Last of Us editor Timothy Good on Ellie's kiss and the heartbreaking details you missed
Rainbow Crew is an ongoing interview series that celebrates the best LGBTQ+ representation on screen. Each instalment showcases talent working on both sides of the camera, including queer creatives and allies to the community.
Next up, we're speaking to The Last of Us editor Timothy Good, ACE.
Timothy Good tells us that The Last of Us "has been the most enriching project" in his whole life, and that's probably true for a lot of people watching back home as well.
Queer representation on a mainstream scale has rarely been handled as beautifully as it was in the show's third episode with Bill and Frank's love story. Fast forward four weeks and now The Last of Us is here to make you cry all over again with Ellie's tragic backstory in episode seven.
The show has hinted at Riley before, and gamers will already know what's coming, but even then, seeing the Left Behind arc – and that kiss – brought to life on screen is right up there with Bill's beloved strawberries.
I’ve worked nonstop and with intense effort using everything I’ve ever learned and everything I am in the last 18 months and tonight, #HBO is throwing a Premiere for this thing. #TheLastOfUs #EditorPride #TLOU Coming to your screens this Sunday at 9pm on HBO and HBO MAX. pic.twitter.com/n5oW7Ybekc
— Timothy Good, ACE 🇸🇪🏳️🌈🇺🇦 (@timothygood) January 10, 2023
In the wake of all this enriching and much-needed representation, Digital Spy broke down some of the show's biggest queer moments with editor Timothy Good, who revealed some heartbreaking details that even the most diligent of LGBTQ+ fans might have missed.
Episode three has been the biggest talking point of the show so far. Did you expect Bill and Frank's story to resonate as much as it did with viewers?
That's actually the first episode I did. Everyone stared at me and they all said, "Don't f**k it up". [Laughs] Because it's a beautiful script. I mean, I can't even describe to you when I read it. I was shaking.
I knew that Peter Hoar was going to be directing it. We tangentially worked with on The Umbrella Academy. So I said, "He has the perfect touch because I love It's a Sin". And when they revealed the cast, I was just like, "Okay, now, like I'm holding up the world".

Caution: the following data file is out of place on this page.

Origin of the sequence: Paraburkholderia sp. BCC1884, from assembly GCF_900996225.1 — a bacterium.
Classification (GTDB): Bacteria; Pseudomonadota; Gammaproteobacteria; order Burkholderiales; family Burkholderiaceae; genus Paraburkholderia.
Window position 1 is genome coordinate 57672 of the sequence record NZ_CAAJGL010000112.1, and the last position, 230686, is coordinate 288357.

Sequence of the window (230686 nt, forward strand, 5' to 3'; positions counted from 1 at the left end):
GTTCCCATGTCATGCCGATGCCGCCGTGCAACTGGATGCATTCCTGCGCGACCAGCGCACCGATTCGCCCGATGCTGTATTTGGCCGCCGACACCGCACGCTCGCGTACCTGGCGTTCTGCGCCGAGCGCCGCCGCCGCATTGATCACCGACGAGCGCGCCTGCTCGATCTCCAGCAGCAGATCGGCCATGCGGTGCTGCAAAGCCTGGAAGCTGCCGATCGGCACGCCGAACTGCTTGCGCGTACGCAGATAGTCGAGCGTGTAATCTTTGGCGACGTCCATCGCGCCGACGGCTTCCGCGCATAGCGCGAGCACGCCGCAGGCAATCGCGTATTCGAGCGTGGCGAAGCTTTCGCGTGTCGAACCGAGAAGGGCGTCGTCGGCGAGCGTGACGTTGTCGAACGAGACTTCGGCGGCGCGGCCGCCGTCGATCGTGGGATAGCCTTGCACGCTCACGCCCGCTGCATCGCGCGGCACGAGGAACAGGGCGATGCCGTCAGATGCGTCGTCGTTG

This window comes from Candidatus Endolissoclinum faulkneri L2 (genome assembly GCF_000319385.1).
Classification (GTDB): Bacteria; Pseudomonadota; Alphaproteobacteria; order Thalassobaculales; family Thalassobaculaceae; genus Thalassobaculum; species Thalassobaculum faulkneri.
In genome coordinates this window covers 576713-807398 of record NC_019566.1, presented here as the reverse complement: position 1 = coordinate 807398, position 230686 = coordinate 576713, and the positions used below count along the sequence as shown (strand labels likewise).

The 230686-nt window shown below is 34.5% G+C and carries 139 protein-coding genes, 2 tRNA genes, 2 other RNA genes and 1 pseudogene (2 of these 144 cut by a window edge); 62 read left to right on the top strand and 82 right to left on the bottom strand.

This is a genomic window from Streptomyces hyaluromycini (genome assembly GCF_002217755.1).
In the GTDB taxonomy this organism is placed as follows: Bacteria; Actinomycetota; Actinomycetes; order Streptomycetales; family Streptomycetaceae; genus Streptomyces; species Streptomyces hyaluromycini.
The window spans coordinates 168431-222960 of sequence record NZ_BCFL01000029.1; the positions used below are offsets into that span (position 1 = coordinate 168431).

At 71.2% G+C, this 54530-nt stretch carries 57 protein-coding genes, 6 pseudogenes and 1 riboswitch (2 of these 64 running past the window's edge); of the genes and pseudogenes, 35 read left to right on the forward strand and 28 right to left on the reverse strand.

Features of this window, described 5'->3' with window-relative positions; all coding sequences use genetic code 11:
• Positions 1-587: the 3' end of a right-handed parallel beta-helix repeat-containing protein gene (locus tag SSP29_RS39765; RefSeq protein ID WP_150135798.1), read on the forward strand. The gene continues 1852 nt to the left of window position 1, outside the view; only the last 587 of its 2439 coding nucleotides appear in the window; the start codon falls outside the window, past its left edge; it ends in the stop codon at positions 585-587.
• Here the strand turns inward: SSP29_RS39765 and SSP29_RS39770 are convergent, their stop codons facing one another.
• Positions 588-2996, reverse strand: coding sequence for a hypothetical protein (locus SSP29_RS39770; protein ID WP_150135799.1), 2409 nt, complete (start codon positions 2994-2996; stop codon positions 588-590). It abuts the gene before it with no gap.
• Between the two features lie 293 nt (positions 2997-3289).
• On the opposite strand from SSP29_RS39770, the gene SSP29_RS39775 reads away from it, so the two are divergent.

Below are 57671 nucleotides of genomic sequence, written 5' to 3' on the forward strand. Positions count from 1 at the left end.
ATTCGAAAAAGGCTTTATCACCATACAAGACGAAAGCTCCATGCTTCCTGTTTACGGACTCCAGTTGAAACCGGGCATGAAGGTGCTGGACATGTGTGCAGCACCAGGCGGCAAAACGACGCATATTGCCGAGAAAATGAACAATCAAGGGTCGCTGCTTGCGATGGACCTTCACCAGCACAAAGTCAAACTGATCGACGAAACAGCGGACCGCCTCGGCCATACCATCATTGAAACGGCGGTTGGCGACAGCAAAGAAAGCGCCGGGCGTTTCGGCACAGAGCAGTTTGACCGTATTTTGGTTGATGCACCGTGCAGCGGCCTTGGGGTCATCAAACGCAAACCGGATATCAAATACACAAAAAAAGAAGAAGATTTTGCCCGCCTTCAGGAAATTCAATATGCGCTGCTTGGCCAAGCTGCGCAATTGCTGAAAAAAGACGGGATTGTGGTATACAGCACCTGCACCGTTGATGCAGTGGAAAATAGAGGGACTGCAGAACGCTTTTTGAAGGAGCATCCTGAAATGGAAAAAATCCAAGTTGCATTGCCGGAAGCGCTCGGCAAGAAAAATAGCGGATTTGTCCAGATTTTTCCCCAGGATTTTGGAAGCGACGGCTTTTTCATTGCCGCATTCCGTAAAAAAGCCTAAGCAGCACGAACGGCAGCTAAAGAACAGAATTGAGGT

I felt a really big responsibility and when it came down to it, I just wanted to make sure that it told a story, not of being normal necessarily, but of being the same. But at the same time, I wanted to show that queer people have had to have a secret sort of language to make sure that we're safe, to make sure that we're in company that's going to be okay, to test the waters.
All of those things were really important to me, to make sure that they were visible to people like us, because I wanted it to be like, "Look, that's us right there". That's what we do. We ask little questions. We look a certain way. We check people's reactions. All these little things that you might do that normally might not be known to other people.
What are your thoughts on the negative backlash that episode received from some quarters?
For me, at least, I loved the negative response. It made me very happy because it means it really struck a nerve and it really affected people. And it means that they were kind of going, "Oh, shit. We've got to do something about this because this could work. This could really show people that it's okay."
In a weird way, that negative response brings more attention to it and more people will look at it.
The episode has been dissected a lot by fans already, but are there any small details you'd like to highlight that might have been missed by casual viewers?
I'm really surprised at how much people picked up on. The first scene where they're at the dinner table and the last scene at the dinner table, they're very much echo scenes and they were designed that way. And of course, everyone has noticed that at the beginning, they were at opposite ends of the table, and by the end, they were next to each other, but one of my favourite little details is when Bill puts the plate down.
In the first scene, he sort of spins it exactly the right way. He goes away for a second and then Frank looks at the food and spins the plate back. Bill sees that, and he's like, "Why would you do that?"
In the echo scene later, one of the things that I picked up on that the actors did was that they do the exact same thing. As Bill's leaving, Frank slowly turns the plate again. That's just always his way. But the first time was sort of like a rote thing. He just did it. The second time was a very gentle sort of gesture. And I really liked to see those two things connected.
The other detail from that sequence that I really loved doing was in the very first sequence, Frank looked over at the mantel and the mantel was covered in dust. He runs a finger across it. In the second echo scene later, he doesn't go there, but I held very much on a shot of Frank looking at the mantel, and then smiling at the mantel.
Because the mantel is now filled with not just dust and old photographs, but it has beautiful flowers and all these lovely touches. It showed what his purpose was. "I was here to make things beautiful. And I feel that my purpose here was to take care of this place."